“It’s his team now, he’s an 18-year-old with a lot of influence and between him and (NHL first round Draft prospect) Ryder Korczak, they’re two high-profile players who certainly have a big say in whether we win or lose,” O’Leary said. “Then Calder Anderson and Logan Doust, with their leadership skills, I feel really confident about our leadership in the room.”

Popple, Korczak, Anderson and Doust all serve as assistant captains through the campaign.

Then there are young up-and-comers in the line-up.

NHL Draft prospect Eric Alarie will lead a talented crew of 17-year-olds that includes Moose Jaw Minor Hockey product Atley Calvert alongside the likes of fellow rookie forward Jagger Firkus, 16, and defenceman Denton Mateychuk — all of whom showed flashes of brilliance when they took the ice with the Warriors last season.

“Those are some good young players, and they’ll have a good chance to show what they can do,” O’Leary said. “We want to make sure we’ll have a good product this year and we’re doing things right, but we know there’s a building process towards next season where we could be super competitive.”

It would most certainly be remiss not to also touch on Brayden Yager.

When the Saskatchewan Male AAA Hockey League officially closed down for the season late last week, that freed up the Saskatoon Contacts 15-year-old standout and 2020 WHL Draft third-overall pick to join the team for the full 24-game campaign. A rather ironic turn of events, considering Yager had applied for exceptional player status to play the full 68-game season last year but was turned down.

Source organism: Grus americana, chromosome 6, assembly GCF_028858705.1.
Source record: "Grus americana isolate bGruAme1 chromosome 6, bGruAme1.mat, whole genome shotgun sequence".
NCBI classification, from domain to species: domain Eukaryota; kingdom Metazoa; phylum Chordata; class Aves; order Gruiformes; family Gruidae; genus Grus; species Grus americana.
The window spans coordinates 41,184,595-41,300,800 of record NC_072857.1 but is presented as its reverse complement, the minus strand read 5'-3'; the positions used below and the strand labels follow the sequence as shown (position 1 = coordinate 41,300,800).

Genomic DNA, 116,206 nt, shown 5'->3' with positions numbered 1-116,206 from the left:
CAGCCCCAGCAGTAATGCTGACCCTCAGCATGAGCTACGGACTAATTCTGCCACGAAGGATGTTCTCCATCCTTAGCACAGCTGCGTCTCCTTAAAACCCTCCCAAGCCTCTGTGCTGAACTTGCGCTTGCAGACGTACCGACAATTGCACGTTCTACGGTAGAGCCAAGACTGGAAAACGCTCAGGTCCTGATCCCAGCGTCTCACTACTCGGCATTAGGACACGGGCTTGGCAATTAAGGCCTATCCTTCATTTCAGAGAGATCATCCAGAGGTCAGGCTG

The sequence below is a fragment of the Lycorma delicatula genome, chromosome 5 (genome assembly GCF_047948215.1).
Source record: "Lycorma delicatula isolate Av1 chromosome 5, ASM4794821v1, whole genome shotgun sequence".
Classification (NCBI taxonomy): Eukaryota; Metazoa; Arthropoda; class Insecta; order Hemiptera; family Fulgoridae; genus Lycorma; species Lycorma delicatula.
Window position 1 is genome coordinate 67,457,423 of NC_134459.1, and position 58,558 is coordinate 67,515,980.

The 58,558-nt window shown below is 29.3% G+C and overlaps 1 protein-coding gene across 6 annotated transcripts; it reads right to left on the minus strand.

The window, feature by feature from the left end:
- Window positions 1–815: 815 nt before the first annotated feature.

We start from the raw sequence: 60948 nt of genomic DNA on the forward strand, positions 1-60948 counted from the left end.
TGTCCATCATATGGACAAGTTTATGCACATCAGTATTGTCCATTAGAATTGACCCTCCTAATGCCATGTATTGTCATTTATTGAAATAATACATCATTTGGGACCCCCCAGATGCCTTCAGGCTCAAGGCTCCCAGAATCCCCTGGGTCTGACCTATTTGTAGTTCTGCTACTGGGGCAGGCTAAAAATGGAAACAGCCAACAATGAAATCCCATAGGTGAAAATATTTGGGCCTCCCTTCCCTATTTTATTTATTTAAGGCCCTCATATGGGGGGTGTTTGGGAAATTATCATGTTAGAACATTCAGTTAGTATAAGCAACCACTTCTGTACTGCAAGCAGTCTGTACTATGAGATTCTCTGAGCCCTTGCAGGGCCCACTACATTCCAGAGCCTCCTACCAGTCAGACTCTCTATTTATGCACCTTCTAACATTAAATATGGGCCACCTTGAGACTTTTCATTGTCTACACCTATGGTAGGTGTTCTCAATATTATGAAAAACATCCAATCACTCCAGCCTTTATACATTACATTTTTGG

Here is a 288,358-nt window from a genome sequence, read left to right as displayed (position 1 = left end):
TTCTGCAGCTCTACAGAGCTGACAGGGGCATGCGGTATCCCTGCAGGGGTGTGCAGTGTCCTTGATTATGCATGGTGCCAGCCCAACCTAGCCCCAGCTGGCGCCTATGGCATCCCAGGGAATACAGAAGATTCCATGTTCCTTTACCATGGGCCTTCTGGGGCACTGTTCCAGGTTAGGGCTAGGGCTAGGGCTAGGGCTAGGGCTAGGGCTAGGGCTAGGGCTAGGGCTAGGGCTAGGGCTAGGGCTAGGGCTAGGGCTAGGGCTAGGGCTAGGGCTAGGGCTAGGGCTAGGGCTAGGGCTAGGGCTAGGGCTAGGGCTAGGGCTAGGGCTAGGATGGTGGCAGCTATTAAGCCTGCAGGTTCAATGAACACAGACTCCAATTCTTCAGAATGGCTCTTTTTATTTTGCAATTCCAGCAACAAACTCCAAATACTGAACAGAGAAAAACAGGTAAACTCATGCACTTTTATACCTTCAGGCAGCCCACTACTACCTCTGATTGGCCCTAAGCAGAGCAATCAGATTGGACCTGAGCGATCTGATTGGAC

“Yager, I’ve been watching a lot of video on him here the last little while, he’s special and he’s going to be able to work his way up the line-up as well,” O’Leary said. “With the different stipulations with minor hockey not up and running, he’ll have just as much opportunity as any other player to move up the line-up and battle for ice time.”

Boston Bilous, 19, is the defacto starter in goal for the club while rookie Brett Mirwald, 17, will move up from the Saskatoon AAA Blazers as his backup.

Overall, it’s all a matter of adjusting to the strange circumstances surrounding the Regina hub, staying healthy both on and off the ice and doing everything possible to take another important step forward.

“It’s finding that balance,” O’Leary said. “We have three overage players (Popple and off-season acquisitions Riley Krane and Brad Ginnell) who have put in their time in the league and we certainly want to make sure we’re doing everything we can to give them a season as well, they want to go on to bigger and better things.

“But it shifts a little bit more to the development side and we have to make sure we’re giving these players a chance to improve and take another step toward what our ultimate goal is.”

The one last bit of good news is the Warriors and their fans now know exactly when and who they’ll be playing after the league officially released the East Division schedule on Wednesday morning.

“It’s going to be 24 games in 47 nights, so it’s going to be basically playing twice every three days and an hour of practice allotted for each team in between,” O’Leary said. “It’s a busy schedule, but it’s definitely one we’re looking forward to.”